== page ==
It isn’t just middle-class homeowners who need relief. Renters, too, are about to be hit if the higher property valuations aren’t dealt with. The taxes from those increases are passed on to the 48 percent of Dallasites who rent. The average rent in Dallas went from $986 in 2015 to $1,101 this year, up nearly 12 percent.
Jenkins’ idea to cap taxes crystallized after he saw an excellent Dallas Morning News analysis that showed the wealthy—in terms of the houses they live in and the commercial properties they own—were getting a better deal than everyone else. In the city of Dallas, the paper noted, “the majority of homeowners with properties worth $100,000 to $250,000 saw appraised values rise 12 percent or more this year … [while those] worth more than $1 million saw an increase of 6.7 percent or less.” And while about 70 percent of Dallas homeowners saw their property taxes go up, only 30 percent of commercial properties did. That’s absurd.
“Too often, people in local government have to tell people what they can’t do for them,” Jenkins says. “We say, ‘Well, I’d like to get that done, but I just can’t.’ But we can control this. This is something we actually can do for the people who need help.”
He says the smaller increase doesn’t mean that cops will be shorted. Their salaries aren’t paid with county funds, and the Commissioners Court is already working to do things on the county level to help the sheriff’s department get body armor, better Tasers, more rifles, and easier access to counseling services. Jenkins says his proposed cap on a tax increase would meet the budget the county prepared this spring and still give all county employees a 5 percent raise.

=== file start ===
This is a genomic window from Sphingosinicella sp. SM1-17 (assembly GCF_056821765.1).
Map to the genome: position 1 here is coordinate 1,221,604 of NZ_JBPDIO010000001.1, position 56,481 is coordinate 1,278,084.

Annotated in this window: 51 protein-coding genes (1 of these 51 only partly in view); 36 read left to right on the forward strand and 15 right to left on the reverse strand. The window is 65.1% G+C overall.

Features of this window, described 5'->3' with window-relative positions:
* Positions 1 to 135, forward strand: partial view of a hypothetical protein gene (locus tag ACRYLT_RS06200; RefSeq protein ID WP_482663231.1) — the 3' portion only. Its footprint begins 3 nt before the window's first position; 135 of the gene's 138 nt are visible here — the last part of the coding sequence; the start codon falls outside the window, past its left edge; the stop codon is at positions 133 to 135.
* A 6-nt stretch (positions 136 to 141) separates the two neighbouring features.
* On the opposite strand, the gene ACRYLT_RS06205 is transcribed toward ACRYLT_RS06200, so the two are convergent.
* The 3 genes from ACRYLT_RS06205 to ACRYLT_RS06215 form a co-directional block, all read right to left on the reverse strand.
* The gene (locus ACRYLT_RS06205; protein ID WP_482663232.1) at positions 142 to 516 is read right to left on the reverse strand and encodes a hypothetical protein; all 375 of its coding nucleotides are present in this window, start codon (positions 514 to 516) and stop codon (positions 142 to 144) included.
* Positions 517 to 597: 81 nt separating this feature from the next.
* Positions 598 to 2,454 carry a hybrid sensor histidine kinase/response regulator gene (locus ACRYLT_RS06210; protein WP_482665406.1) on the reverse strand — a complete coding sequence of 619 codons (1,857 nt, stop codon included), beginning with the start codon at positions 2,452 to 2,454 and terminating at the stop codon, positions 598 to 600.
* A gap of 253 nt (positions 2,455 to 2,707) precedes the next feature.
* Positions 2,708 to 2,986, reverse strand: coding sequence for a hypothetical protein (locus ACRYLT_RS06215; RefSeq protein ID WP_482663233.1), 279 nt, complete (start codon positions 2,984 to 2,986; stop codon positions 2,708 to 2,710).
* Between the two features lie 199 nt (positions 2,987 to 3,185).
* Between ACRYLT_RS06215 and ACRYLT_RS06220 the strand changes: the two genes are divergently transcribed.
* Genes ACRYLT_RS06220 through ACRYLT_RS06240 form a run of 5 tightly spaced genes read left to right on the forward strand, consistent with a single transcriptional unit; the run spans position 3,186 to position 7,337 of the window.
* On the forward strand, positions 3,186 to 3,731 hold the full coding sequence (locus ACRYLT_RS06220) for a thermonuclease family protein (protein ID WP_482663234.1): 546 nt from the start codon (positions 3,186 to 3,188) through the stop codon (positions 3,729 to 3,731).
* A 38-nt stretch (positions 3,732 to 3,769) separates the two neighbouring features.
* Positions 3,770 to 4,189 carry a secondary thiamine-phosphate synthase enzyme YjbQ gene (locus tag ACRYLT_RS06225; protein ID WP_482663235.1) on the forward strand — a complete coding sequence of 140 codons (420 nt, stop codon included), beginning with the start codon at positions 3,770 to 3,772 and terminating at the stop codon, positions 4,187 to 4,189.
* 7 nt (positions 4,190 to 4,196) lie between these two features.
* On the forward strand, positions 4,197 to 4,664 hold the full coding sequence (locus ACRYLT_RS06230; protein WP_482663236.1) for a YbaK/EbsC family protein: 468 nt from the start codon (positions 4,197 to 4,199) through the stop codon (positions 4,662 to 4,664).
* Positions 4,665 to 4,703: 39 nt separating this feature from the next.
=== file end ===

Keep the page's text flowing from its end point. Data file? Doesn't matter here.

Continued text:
As Jenkins makes the rounds, pitching his idea, some politicians in Dallas County cities have already voiced support, saying they’ll find a way to balance needs with fair taxation. For some, this would be very difficult. Dallas, for example, is already facing a $19 million budget deficit, smaller than in some past recent years but nothing to scoff at, especially when you’re already in the spotlight to do right by your police force.
There is a way, though, for Jenkins to get what he wants and not short ourselves the funds we need. And it’s a permanent fix to the system. Forget the tax rates. We should address the process by which the property valuations are arrived at. We should make the price of real estate sales public.
Texas is one of the few states in the country where you can’t easily discover the truest indicator of a property’s real market value, the price for which it most recently sold. Making those transactions public would help reduce the number of people—we all know them; you may be one of them—who successfully fight to have their home value reduced to $2 million when they paid $2.5 million five years ago and know they could get $3 million today on the open market. And Jenkins notes that the inability to properly affix a true market value to commercial property is where we really miss out on needed funds.
The arguments against making sales prices public are weak, especially since the most sensible one—that doing so would make the state want to levy a tax on real estate deals, as some states do—was banned by Texas voters in last year’s election. And taxing entities want the best information possible so they can make property taxes more equitable, which is why the city of Austin recently sued the state to force it to make sales prices public.
Ultimately, tax relief is always welcome. But you can’t argue to pay less and then say that your city should spend more on cops because you back the blue. And you certainly can’t do that if you’re already contributing too little.